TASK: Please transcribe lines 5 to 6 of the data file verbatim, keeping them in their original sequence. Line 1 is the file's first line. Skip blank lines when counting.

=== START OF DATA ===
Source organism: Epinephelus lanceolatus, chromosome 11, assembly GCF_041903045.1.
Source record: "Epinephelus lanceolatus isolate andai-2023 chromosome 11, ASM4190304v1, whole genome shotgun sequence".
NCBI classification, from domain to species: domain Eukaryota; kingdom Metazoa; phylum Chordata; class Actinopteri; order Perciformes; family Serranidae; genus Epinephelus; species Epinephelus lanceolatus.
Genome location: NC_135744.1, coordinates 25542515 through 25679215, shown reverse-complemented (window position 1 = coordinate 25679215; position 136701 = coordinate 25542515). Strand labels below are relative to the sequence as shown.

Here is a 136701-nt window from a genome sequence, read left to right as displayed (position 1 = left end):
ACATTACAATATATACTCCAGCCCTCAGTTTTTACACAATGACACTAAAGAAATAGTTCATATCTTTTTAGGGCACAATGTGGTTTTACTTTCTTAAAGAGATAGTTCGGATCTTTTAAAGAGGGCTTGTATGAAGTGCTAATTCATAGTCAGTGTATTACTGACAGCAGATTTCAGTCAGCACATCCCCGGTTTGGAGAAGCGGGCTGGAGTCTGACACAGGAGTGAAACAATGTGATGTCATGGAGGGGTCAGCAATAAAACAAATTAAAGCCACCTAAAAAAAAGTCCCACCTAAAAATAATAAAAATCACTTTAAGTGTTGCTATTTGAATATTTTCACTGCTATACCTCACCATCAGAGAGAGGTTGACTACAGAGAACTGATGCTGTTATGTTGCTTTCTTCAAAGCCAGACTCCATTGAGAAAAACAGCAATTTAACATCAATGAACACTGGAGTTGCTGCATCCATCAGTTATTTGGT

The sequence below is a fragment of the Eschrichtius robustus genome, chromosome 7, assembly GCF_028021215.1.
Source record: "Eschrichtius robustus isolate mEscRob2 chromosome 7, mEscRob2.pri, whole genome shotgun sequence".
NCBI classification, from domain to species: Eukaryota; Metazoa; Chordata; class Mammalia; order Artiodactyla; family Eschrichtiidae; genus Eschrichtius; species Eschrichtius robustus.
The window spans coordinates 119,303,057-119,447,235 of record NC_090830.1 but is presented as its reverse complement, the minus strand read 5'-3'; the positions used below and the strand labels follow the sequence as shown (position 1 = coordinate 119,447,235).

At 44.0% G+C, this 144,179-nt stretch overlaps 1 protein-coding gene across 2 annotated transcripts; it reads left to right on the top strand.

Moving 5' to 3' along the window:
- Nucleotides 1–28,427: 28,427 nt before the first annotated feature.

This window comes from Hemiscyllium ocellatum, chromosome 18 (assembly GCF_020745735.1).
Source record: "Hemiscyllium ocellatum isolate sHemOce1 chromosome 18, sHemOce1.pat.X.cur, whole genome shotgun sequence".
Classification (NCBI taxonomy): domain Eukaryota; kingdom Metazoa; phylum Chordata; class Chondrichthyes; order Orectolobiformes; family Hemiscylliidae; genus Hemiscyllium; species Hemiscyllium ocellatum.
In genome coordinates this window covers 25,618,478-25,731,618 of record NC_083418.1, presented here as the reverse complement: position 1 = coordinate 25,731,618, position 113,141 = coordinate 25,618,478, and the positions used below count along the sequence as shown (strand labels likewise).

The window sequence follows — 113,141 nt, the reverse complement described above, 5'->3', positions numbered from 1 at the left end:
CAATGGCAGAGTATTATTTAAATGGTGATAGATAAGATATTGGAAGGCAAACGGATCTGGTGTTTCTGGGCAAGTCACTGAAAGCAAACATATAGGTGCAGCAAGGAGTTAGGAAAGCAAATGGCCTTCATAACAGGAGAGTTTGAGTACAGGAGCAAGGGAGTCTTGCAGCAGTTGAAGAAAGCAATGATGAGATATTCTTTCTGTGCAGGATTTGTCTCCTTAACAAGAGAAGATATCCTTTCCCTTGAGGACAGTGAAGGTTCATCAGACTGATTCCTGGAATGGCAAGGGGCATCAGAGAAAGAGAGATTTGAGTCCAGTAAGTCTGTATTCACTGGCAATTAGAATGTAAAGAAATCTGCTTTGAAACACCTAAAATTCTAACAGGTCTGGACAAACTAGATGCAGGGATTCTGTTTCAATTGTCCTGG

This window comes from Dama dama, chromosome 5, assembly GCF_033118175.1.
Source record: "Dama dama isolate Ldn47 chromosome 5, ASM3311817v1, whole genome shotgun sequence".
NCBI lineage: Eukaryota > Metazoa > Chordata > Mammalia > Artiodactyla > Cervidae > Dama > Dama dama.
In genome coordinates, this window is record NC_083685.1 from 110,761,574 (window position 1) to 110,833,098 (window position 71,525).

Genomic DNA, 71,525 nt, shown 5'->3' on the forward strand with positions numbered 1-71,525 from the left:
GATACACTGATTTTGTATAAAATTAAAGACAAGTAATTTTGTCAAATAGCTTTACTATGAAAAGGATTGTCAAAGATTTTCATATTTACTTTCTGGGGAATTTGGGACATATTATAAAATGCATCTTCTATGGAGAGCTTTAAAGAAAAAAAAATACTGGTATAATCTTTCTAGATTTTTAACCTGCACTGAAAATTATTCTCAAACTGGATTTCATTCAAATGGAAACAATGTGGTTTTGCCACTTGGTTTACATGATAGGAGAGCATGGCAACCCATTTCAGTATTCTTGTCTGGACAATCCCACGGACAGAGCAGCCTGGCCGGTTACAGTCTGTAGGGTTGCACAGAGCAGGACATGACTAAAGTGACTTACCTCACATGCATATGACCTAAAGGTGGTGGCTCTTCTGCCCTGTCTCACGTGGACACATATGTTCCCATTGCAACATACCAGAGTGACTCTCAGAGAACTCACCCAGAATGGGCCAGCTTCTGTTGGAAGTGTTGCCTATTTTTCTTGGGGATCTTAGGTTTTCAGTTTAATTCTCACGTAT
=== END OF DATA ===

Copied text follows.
Here is a 136701-nt window from a genome sequence, read left to right as displayed (position 1 = left end):
ACATTACAATATATACTCCAGCCCTCAGTTTTTACACAATGACACTAAAGAAATAGTTCATATCTTTTTAGGGCACAATGTGGTTTTACTTTCTTAAAGAGATAGTTCGGATCTTTTAAAGAGGGCTTGTATGAAGTGCTAATTCATAGTCAGTGTATTACTGACAGCAGATTTCAGTCAGCACATCCCCGGTTTGGAGAAGCGGGCTGGAGTCTGACACAGGAGTGAAACAATGTGATGTCATGGAGGGGTCAGCAATAAAACAAATTAAAGCCACCTAAAAAAAAGTCCCACCTAAAAATAATAAAAATCACTTTAAGTGTTGCTATTTGAATATTTTCACTGCTATACCTCACCATCAGAGAGAGGTTGACTACAGAGAACTGATGCTGTTATGTTGCTTTCTTCAAAGCCAGACTCCATTGAGAAAAACAGCAATTTAACATCAATGAACACTGGAGTTGCTGCATCCATCAGTTATTTGGT